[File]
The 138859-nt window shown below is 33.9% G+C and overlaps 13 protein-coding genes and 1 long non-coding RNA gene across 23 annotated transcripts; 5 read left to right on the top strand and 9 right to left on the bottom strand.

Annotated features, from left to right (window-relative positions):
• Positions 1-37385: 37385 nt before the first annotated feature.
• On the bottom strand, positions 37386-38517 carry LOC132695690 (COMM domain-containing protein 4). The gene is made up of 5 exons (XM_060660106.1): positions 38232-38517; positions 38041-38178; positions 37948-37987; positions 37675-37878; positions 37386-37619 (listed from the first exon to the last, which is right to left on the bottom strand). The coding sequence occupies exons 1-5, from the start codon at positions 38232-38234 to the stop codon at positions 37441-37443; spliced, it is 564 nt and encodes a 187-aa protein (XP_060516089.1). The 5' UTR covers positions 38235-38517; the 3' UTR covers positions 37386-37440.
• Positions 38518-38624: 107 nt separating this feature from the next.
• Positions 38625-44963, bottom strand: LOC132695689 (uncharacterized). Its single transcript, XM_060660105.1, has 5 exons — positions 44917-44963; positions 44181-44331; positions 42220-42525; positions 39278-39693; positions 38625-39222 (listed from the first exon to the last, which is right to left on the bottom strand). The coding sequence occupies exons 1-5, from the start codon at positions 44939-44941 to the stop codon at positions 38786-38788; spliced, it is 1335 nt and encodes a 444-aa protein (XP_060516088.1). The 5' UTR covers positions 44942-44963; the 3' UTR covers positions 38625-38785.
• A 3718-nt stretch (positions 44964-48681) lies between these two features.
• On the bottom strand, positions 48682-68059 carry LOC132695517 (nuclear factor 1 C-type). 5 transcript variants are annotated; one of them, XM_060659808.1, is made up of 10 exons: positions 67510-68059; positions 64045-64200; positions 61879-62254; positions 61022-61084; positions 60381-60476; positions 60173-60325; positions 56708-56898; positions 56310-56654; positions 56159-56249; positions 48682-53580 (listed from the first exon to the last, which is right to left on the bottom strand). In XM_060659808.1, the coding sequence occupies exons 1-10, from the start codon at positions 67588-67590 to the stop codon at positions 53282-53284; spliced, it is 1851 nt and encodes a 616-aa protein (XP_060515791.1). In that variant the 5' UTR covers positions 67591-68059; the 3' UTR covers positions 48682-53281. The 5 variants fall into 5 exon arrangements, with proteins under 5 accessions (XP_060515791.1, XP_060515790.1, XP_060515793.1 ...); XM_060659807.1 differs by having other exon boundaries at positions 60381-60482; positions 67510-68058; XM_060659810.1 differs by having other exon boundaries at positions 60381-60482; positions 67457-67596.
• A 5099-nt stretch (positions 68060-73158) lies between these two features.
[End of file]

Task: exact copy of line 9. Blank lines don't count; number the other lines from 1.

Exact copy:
• A 5099-nt stretch (positions 68060-73158) lies between these two features.